Taylor Swift’s ‘Anti-Hero’ Music Video Removes Scale Reading ‘Fat’

Taylor Swift’s music video for “Midnights” lead single “Anti-Hero” has been edited to remove a scene that shows her stepping on a bathroom scale that read “fat.”

variety can confirm the music video on Apple Music no longer shows the scale, instead, Swift’s anti-hero clone just looks at her with a face of disappointment. The music video on YouTube still features the scale displaying “fat.”

contacted by variety, reps for Swift and Apple Music did not immediately have a comment.

Speculation surrounding the reasoning behind the removal of those frames comes from online debate over the scene, which has since been labeled by some as “anti-fat” because of the indication that being fat is a negative thing.

In an Instagram post promoting the release of the music video (which she wrote and directed), Swift says the visual treatment was reflective of her own “nightmare scenarios and intrusive thoughts [playing] out in real time.” Within that context, the video matches the song’s introspective and analytical lyrics, which include lines such as “Sometimes I feel like everybody is a sexy baby / And I’m a monster on the hill.”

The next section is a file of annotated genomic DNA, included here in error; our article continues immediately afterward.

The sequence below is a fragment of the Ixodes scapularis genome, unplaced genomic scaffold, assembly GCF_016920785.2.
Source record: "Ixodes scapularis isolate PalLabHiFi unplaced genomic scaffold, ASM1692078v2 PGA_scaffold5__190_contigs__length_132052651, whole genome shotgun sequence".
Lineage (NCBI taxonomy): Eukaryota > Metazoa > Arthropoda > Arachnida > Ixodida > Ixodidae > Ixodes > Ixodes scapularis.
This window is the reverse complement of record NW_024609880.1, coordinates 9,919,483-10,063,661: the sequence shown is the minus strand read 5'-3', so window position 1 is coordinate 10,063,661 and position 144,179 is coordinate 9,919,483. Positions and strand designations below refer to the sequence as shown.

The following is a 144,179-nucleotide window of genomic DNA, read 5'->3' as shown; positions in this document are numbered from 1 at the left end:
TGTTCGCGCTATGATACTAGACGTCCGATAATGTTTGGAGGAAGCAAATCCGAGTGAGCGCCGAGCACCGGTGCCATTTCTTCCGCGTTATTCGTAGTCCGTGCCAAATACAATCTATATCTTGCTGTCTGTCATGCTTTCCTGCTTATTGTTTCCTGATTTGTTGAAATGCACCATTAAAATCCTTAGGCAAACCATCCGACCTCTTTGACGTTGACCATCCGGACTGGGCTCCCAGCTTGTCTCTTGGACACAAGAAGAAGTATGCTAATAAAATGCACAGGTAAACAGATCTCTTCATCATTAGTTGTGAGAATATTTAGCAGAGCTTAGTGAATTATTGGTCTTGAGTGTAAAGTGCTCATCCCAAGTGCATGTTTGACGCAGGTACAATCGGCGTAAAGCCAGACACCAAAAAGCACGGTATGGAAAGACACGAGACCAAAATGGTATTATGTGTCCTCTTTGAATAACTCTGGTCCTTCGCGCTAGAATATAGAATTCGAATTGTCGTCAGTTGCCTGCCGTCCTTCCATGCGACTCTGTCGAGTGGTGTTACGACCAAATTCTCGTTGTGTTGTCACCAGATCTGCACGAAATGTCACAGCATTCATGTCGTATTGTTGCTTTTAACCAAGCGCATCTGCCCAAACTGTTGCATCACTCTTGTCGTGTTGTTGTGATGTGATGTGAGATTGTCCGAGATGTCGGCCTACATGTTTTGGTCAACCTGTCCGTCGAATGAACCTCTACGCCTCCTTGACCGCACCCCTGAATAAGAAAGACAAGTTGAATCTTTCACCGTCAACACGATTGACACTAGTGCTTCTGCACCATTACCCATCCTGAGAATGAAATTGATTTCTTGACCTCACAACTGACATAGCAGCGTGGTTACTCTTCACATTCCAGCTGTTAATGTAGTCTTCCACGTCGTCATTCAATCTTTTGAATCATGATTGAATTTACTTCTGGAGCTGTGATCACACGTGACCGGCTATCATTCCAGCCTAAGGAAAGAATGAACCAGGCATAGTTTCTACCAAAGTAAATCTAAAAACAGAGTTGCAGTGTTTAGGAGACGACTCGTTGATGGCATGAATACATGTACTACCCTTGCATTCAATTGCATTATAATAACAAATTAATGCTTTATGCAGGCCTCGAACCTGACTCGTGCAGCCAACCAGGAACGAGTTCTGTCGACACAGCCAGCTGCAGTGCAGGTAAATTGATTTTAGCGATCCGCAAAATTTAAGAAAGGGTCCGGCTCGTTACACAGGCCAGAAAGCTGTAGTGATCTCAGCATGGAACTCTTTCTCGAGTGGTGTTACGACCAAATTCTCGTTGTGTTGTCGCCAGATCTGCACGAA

From Taylor Swift’s ‘Anti-Hero’ music video on YouTube.

Swift has talked about struggling with an eating disorder in the past, most extensively in her 2020 Netflix documentary “Miss Americana.” In the film, Swift admits there have been times in the past (“It’s only happened a few times, and I’m not in any way proud of it”) when she’s seen “a picture of me where I feel like I looked like my tummy was too big, or… someone said that I looked pregnant … and that’ll just trigger me to just starve a little bit — just stop eating.”

Swift later elaborated on what she’s gone through for her variety cover story, saying that it was difficult for her to speak up about it for the documentary.

“I didn’t know if I was going to feel comfortable with talking about body image and talking about the stuff I’ve gone through in terms of how unhealthy that’s been for me — my relationship with food and all that over the years,” she said. “But the way that Lana (Wilson, the film’s director) tells the story, it really makes sense. I’m not as articulate as I should be about this topic because there are so many people who could talk about it in a better way. But all I know is my own experience. And my relationship with food was exactly the same psychology that I applied to everything else in my life: If I was given a pat on the head, I registered that as good. If I was given a punishment, I registered that as bad.”

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